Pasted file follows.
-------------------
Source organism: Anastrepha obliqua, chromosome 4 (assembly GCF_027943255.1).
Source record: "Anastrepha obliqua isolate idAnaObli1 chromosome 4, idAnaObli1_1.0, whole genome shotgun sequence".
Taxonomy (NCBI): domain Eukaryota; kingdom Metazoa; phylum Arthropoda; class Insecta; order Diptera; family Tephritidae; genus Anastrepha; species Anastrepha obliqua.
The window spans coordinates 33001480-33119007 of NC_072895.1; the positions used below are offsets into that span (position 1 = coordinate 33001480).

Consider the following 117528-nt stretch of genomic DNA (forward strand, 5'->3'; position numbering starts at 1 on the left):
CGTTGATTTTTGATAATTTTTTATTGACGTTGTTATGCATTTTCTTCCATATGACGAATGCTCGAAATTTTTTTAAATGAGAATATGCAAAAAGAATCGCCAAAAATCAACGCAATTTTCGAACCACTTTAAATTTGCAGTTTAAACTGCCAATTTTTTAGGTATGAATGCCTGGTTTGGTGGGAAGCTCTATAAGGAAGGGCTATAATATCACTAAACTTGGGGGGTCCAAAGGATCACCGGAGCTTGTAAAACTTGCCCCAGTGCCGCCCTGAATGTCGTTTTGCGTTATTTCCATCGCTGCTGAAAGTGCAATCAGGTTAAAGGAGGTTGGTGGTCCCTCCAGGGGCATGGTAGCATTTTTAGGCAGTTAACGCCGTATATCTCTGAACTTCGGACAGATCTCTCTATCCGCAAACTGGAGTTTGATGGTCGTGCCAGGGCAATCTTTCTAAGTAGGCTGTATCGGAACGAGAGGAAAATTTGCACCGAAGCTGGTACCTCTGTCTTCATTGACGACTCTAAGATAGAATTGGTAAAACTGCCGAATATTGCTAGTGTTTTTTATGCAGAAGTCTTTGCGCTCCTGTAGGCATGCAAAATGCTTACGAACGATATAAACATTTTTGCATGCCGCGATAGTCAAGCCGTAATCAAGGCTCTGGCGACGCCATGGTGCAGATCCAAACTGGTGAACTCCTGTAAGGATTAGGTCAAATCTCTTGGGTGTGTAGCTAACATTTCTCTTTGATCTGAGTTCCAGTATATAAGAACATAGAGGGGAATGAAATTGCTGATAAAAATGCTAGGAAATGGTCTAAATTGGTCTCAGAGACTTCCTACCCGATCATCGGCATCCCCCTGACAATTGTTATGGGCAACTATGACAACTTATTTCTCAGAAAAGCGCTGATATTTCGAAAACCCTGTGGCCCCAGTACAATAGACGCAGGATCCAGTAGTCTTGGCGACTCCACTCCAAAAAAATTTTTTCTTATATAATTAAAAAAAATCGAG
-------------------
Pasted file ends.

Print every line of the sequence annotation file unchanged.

Source organism: Anastrepha obliqua, chromosome 4 (assembly GCF_027943255.1).
Source record: "Anastrepha obliqua isolate idAnaObli1 chromosome 4, idAnaObli1_1.0, whole genome shotgun sequence".
Taxonomy (NCBI): domain Eukaryota; kingdom Metazoa; phylum Arthropoda; class Insecta; order Diptera; family Tephritidae; genus Anastrepha; species Anastrepha obliqua.
The window spans coordinates 33001480-33119007 of NC_072895.1; the positions used below are offsets into that span (position 1 = coordinate 33001480).

Consider the following 117528-nt stretch of genomic DNA (forward strand, 5'->3'; position numbering starts at 1 on the left):
CGTTGATTTTTGATAATTTTTTATTGACGTTGTTATGCATTTTCTTCCATATGACGAATGCTCGAAATTTTTTTAAATGAGAATATGCAAAAAGAATCGCCAAAAATCAACGCAATTTTCGAACCACTTTAAATTTGCAGTTTAAACTGCCAATTTTTTAGGTATGAATGCCTGGTTTGGTGGGAAGCTCTATAAGGAAGGGCTATAATATCACTAAACTTGGGGGGTCCAAAGGATCACCGGAGCTTGTAAAACTTGCCCCAGTGCCGCCCTGAATGTCGTTTTGCGTTATTTCCATCGCTGCTGAAAGTGCAATCAGGTTAAAGGAGGTTGGTGGTCCCTCCAGGGGCATGGTAGCATTTTTAGGCAGTTAACGCCGTATATCTCTGAACTTCGGACAGATCTCTCTATCCGCAAACTGGAGTTTGATGGTCGTGCCAGGGCAATCTTTCTAAGTAGGCTGTATCGGAACGAGAGGAAAATTTGCACCGAAGCTGGTACCTCTGTCTTCATTGACGACTCTAAGATAGAATTGGTAAAACTGCCGAATATTGCTAGTGTTTTTTATGCAGAAGTCTTTGCGCTCCTGTAGGCATGCAAAATGCTTACGAACGATATAAACATTTTTGCATGCCGCGATAGTCAAGCCGTAATCAAGGCTCTGGCGACGCCATGGTGCAGATCCAAACTGGTGAACTCCTGTAAGGATTAGGTCAAATCTCTTGGGTGTGTAGCTAACATTTCTCTTTGATCTGAGTTCCAGTATATAAGAACATAGAGGGGAATGAAATTGCTGATAAAAATGCTAGGAAATGGTCTAAATTGGTCTCAGAGACTTCCTACCCGATCATCGGCATCCCCCTGACAATTGTTATGGGCAACTATGACAACTTATTTCTCAGAAAAGCGCTGATATTTCGAAAACCCTGTGGCCCCAGTACAATAGACGCAGGATCCAGTAGTCTTGGCGACTCCACTCCAAAAAAATTTTTTCTTATATAATTAAAAAAAATCGAG